Supermarkets have spent the last few months battling it out to serve the nation with the lowest priced goods. January saw its largest dip in store prices since 1997, with an annual decline of 3.1%, catalysed by an increase in consumer spending, in particular online.
According to an ONS Retail Sales report for January 2015, online weekly spending rose to £753.3m, as ecommerce grew 12%. This means that online retailers must pull out all the stops to increase their online delivery service.
Phillip Smith, e-commerce expert and UK Country Manager at Trusted Shops, believes that it’s not just good deals online that assist the growth of businesses, but the “multichannel strategies [click and collect] that are driving footfall direct to store”.
‘Click and Collect’ has been a hit with a variety of retailers, not just supermarkets, as it allows customers to shop online and collect their items in store. Amazon, Very, Mulberry and Ocado have all jumped on the bandwagon, with Starbucks also launching the service in the US. The company claimed that 15% of its purchases there are made via mobile devices, meaning a click and collect service is the opportune way for the company to expand and provide for its busy consumers. John Pincott, Managing Director, Europe at Shopatron Inc said:
“Rather than a threat to the high-street, online commerce should instead be viewed as fuelling its renaissance. This is particularly true for click-and-collect”.
Pendragon, a giant car dealership, is also test driving the service, last week introducing its own click and collect service. This allows customers to purchase deals from further afield, the first arrangement (just a day after its launch) including a 140 mile delivery from Hull to Chester.
Multichannel strategies allow today’s time poor consumers to shop with ease, whilst increasing their buying options. Click and Collect services provide shoppers with the convenience of shopping from home, without excessive delivery costs, and encouraging shoppers to buy additional items:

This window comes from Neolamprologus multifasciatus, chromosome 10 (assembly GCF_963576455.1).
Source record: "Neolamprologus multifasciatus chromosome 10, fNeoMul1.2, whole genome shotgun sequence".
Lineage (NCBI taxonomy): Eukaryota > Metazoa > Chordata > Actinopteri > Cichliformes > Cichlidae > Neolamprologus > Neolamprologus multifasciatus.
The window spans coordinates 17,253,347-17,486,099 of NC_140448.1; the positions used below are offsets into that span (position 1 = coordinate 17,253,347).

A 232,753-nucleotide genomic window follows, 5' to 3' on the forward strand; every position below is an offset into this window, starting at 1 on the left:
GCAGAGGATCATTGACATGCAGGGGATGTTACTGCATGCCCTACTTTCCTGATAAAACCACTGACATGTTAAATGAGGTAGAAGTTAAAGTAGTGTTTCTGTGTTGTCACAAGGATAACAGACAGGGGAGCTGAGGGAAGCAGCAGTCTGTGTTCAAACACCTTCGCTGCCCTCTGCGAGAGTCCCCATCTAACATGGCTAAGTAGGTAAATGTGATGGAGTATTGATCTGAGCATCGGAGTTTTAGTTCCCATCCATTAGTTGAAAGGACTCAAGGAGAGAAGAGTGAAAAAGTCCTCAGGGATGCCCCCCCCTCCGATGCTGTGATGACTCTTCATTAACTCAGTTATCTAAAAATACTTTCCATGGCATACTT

“Browsing and paying online then collecting in store is not only convenient for the consumer, it’s giving retailers two bites of the cherry as impulse buying in store is highly likely when a consumer arrives to collect their goods” Smith comments.
Research has found that mobile shopping is growing around four times the rate of overall online spending in the UK, with its annual growth rate set to be 26% 2013-2016. Mobile shopping highlights a convenient society, where speed of distribution is key to ensuring customer satisfaction. Being able to click and collect means consumers have control of their order and don’t have to rely on waiting in for packages – they can conveniently shop. Pincott added, “When used effectively Click & Collect can provide a simple and quick shopping experience”,
Trusted Shops, a specialist in European e-commerce. whose customers include Gap, UGG Australia, New Look and Clarks, is confident that 2015 is a big year for online and mobile shopping.
“For retailers with physical stores adopting a multichannel strategy will help increase future sales. For online only businesses, expanding into new territories should be on the road map in 2015. Those in a position to pursue both multichannel and international strategies could experience stronger future growth than ever,” Smith stated.